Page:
BORN FOR TROUBLE: THE FURTHER ADVENTURES OF HAP AND LEONARD by Joe R. Lansdale preview: “The Briar Patch Boogie”
In celebration of the release of Joe R. Lansdale’s outstanding BORN FOR TROUBLE: THE FURTHER ADVENTURES OF HAP AND LEONARD, Tachyon presents glimpses from the new collection.
If you already know Joe Lansdale, you don’t need me to tell you to read BORN FOR TROUBLE. If you don’t, you’re in for a hell of a ride. Pulpy, blackly humorous, compulsively readable, and somehow both wildly surreal and down-to-earth. Lansdale is a national fucking treasure.—Christa Faust, author of Money Shot
The Briar Patch Boogie
Joe R. Lansdale
We left our fishing gear up on the rise and found her at the bottom of the hill lying in the leaves with her head on a rotting log. She was a young woman with long blonde hair, in her thirties I figured. She might have been pretty before, but the way she had been beat, it was hard to tell. She wasn’t wearing much, a formerly white blouse now mostly the color of the leaves and dirt. She wasn’t wearing pants or underwear. Her head was swollen and she was bruised on the arms and legs, and her bare feet were a bloody mess. She was lying in an ant bed and was covered with ant bites.
All of that she could get over in time, but the wound in her side wasn’t something that merely required bed rest and a couple of aspirin. Something was sticking out of her. I looked. It was an arrow with plastic feathers on the end of the shaft.
I brushed the ants off of her, and we picked her up, Leonard at her head, me at her feet. We carried her to a pile of leaves that was better than the ant bed.
Her eyes were slits. She had taken such a beating she couldn’t quite open them, at least not completely. She looked up at me and cried.
Leonard said to her, “We’ll get an ambulance.”
“They’re out there,” she said, and when she opened her mouth I could see her front teeth were chipped.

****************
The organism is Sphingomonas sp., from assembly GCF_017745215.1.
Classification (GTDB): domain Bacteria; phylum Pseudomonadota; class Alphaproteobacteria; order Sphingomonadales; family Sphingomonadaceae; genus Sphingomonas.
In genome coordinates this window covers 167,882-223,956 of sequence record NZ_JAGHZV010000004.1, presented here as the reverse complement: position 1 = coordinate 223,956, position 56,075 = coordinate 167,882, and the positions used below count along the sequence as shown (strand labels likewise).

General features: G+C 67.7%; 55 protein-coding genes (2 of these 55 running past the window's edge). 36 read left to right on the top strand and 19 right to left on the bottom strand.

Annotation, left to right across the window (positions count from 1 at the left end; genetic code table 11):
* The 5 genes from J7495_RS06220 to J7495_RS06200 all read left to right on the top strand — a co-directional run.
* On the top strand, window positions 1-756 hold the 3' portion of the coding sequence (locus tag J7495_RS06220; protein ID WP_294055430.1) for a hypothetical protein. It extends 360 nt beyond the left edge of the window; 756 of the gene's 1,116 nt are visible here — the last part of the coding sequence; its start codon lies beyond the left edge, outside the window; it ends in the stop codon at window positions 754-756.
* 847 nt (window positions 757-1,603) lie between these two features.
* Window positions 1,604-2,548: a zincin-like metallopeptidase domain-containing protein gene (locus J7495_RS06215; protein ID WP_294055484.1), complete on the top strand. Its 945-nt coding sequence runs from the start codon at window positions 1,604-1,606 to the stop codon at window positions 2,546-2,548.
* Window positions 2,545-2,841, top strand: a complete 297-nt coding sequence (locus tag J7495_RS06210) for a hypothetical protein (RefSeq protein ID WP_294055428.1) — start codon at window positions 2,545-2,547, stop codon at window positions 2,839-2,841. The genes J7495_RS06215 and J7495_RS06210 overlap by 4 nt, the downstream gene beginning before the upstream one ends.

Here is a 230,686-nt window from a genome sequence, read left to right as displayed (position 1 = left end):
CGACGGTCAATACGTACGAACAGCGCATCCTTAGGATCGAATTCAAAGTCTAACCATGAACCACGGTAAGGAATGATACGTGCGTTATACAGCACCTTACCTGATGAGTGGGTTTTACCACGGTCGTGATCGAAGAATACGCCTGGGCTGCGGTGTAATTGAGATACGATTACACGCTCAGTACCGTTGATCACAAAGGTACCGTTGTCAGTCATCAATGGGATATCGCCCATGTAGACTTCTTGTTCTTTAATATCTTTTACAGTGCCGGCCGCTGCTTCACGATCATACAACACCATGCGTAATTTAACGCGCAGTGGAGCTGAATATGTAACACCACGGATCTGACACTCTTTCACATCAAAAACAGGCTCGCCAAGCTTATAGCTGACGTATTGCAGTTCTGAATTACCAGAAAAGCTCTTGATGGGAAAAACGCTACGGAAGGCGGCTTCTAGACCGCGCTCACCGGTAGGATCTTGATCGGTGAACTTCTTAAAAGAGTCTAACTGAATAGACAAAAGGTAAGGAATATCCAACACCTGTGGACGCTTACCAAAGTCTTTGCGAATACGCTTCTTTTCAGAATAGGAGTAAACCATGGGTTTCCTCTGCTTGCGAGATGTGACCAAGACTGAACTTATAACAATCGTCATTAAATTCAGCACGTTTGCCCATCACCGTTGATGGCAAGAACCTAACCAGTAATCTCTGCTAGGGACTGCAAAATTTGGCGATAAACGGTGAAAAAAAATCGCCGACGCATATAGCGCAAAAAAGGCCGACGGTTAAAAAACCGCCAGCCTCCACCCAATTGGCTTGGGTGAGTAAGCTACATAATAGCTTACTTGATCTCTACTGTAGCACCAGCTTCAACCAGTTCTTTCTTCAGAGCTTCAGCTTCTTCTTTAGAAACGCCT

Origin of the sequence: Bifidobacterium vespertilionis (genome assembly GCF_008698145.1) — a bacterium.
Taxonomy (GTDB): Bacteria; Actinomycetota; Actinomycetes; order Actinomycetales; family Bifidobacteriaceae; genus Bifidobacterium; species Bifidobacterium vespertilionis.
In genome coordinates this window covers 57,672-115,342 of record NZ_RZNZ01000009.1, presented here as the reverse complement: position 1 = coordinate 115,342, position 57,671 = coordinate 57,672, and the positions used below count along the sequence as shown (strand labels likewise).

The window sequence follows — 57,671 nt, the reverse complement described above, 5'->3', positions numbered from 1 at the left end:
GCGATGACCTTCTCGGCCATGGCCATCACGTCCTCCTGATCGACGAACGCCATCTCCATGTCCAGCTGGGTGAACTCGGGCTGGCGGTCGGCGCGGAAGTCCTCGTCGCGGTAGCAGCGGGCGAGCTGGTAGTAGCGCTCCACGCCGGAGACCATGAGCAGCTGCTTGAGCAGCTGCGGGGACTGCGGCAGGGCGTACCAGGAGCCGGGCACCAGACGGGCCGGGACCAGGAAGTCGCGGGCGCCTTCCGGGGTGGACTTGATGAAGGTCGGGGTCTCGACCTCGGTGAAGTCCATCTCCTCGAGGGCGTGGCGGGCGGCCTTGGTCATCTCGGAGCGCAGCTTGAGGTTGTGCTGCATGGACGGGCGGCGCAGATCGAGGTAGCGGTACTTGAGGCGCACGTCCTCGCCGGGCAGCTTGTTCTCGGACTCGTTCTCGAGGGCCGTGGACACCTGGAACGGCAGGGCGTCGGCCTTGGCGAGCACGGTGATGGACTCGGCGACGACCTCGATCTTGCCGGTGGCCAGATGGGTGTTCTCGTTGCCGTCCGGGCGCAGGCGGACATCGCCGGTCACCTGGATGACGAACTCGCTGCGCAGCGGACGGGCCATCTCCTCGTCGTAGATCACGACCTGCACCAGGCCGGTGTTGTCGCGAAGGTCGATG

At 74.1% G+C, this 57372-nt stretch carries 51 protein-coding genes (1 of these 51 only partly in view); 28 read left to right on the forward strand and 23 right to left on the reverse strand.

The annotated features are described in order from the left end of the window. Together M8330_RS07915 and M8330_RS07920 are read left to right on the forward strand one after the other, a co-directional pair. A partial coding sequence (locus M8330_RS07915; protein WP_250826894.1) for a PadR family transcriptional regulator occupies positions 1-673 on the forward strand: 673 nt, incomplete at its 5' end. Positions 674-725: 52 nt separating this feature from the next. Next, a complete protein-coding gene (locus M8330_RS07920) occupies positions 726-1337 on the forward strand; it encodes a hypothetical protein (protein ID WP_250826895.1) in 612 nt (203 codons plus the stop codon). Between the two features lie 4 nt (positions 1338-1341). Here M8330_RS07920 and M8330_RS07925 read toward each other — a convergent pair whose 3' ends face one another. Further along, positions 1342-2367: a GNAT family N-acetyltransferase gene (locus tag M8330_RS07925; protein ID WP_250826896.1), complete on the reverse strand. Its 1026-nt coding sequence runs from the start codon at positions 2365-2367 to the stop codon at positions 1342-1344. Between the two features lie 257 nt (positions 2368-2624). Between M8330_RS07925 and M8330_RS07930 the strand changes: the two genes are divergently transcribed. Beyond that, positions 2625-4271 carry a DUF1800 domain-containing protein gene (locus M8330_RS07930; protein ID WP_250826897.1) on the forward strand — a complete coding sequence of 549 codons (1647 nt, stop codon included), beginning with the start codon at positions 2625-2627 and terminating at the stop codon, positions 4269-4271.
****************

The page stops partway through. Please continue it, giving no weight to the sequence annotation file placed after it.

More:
“Who’s out there?” I said.
“How many?” I said.
“Two men and two women. They rented me. Like a carnival ride.”
“You saying you’re a working girl?” Leonard said.
“They’re after me. They’re hunting me.”
“Who’s after you?” I said.
“Them.” By then she hardly had the breath to speak.
I took my canteen off my belt, slipped my hand under her head, lifted her up and gave her a drink of water. She gulped greedily. I only let her have a small amount to keep from making her sick, then I laid her head down gently on the leaves.
“They took me off a Houston street,” she said. “I do it for my daughter.”
“No judgment from us,” Leonard said.
“They spent days raping and beating me, and then they took me out here, drove out onto a trail, made me walk deep in the woods. They raped me again and set me loose, said I had an hour. They caught up with me and shot me with an arrow, but I got away. I don’t know how I did it, but I got away. But they’re coming. They’ll find me.”
“Take it easy,” Leonard said. “When did you last see them?”
“I don’t know. It was night. That’s what helped me. Oh, Jesus, my head is swimming.”
“It’s all right,” I said.
She quit talking and lay still.
“We got to get her back to the car, drive her to a hospital,” Leonard said.
My thought was she wouldn’t make it that long. That wound in her side was bad and she had lost a lot of blood.
“Hap,” Leonard said.
She had stopped moving. One moment she had been talking and now she wasn’t saying anything or making any sounds, no moaning, no breathing. Her face was slack and her lips were turning blue.
I put my head to her chest. No heartbeat. I touched her throat to feel a pulse. Nada.
“She checked out,” I said.
“Damn. . . . Do you believe her story?”
“There’s an arrow sticking out of her. She was either telling the truth or Robin Hood missed a shot at a deer.”
That’s when we heard a noise, someone coming, being loud, purposely. My guess was they wanted her to hear them coming and cause fear.
Two men began to call out.